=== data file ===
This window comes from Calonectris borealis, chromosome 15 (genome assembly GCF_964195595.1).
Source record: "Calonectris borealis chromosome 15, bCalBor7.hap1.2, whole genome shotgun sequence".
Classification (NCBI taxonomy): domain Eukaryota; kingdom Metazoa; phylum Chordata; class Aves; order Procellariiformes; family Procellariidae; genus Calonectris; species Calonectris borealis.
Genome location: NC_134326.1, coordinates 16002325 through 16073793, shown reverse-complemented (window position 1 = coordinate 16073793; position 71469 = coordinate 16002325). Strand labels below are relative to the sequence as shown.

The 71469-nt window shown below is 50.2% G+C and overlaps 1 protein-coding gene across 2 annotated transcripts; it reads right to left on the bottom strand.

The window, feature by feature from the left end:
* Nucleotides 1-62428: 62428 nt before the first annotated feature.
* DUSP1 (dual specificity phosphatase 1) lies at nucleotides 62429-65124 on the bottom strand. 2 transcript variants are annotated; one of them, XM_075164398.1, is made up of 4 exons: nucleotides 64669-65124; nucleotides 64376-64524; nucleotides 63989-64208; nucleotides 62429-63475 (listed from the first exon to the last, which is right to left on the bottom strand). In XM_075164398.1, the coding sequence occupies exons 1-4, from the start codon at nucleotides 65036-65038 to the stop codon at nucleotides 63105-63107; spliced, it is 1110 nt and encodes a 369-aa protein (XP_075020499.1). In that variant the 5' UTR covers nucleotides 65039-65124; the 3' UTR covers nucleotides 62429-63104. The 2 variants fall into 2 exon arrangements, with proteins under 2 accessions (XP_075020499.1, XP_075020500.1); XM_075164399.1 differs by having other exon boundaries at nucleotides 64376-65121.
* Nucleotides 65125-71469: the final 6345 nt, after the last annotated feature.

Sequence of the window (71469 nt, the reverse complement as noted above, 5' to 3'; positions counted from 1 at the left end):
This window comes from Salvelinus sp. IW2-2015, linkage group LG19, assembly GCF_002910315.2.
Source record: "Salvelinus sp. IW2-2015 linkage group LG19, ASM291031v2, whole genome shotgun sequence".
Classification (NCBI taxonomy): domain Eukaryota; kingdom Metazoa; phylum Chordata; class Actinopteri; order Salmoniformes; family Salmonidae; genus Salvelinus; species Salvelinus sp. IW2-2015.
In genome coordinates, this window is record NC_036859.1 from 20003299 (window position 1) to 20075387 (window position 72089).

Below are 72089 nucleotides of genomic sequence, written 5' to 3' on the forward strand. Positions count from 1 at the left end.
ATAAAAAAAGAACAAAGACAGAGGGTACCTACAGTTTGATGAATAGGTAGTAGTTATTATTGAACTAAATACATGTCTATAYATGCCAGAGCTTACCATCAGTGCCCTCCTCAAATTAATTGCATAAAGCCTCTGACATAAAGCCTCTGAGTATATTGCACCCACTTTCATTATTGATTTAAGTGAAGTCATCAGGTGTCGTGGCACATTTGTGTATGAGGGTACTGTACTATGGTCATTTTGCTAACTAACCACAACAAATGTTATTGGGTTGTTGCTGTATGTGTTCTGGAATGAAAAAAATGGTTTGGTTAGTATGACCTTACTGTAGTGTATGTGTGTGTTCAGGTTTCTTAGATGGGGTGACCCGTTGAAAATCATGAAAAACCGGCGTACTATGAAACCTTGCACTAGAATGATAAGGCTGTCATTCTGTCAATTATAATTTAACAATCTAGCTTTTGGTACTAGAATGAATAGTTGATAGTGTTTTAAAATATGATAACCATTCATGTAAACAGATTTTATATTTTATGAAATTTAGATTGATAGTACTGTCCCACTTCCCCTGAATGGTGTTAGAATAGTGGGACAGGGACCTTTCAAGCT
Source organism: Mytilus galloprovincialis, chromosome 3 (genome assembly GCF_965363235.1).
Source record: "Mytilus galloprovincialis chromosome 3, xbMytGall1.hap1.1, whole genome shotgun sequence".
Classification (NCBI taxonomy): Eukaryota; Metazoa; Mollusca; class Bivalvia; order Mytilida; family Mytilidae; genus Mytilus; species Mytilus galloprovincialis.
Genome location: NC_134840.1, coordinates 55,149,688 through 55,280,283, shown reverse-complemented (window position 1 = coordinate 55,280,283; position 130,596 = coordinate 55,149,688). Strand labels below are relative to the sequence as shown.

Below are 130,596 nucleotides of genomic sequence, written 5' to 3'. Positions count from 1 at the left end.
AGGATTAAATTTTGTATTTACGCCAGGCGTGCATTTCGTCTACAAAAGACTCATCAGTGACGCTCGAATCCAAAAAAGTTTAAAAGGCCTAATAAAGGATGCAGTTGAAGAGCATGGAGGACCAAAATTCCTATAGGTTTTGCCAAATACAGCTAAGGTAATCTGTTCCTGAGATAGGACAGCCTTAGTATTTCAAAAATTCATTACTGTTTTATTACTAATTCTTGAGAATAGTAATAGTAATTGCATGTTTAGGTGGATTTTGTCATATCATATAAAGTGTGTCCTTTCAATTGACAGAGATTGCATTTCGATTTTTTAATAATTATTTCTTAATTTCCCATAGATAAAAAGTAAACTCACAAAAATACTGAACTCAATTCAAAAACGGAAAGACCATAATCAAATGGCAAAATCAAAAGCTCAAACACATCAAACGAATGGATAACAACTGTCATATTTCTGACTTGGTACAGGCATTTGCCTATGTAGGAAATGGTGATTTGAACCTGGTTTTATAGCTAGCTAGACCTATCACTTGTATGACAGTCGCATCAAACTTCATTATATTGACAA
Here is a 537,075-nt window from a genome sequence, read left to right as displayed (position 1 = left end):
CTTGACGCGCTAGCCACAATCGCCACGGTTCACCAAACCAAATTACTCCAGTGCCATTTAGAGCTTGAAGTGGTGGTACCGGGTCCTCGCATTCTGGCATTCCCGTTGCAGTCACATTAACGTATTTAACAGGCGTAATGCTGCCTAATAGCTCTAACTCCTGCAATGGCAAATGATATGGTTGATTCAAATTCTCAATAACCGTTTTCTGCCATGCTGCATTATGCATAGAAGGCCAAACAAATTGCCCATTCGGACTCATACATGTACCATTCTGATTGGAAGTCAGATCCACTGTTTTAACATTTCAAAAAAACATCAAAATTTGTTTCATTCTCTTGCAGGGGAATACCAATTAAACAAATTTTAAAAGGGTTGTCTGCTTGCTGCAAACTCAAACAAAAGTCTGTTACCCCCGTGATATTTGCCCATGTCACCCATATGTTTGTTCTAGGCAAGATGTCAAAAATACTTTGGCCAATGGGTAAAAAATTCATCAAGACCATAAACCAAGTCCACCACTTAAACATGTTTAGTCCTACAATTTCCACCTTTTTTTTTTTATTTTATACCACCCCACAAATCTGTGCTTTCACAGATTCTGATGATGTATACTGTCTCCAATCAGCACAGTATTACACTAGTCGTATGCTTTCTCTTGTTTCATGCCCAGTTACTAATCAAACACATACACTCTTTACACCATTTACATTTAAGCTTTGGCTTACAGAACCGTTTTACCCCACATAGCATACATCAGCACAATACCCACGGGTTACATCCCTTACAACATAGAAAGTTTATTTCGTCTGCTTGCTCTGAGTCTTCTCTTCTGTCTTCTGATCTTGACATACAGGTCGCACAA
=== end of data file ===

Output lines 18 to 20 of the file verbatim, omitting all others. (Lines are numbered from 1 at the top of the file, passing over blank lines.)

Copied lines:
Source record: "Mytilus galloprovincialis chromosome 3, xbMytGall1.hap1.1, whole genome shotgun sequence".
Classification (NCBI taxonomy): Eukaryota; Metazoa; Mollusca; class Bivalvia; order Mytilida; family Mytilidae; genus Mytilus; species Mytilus galloprovincialis.
Genome location: NC_134840.1, coordinates 55,149,688 through 55,280,283, shown reverse-complemented (window position 1 = coordinate 55,280,283; position 130,596 = coordinate 55,149,688). Strand labels below are relative to the sequence as shown.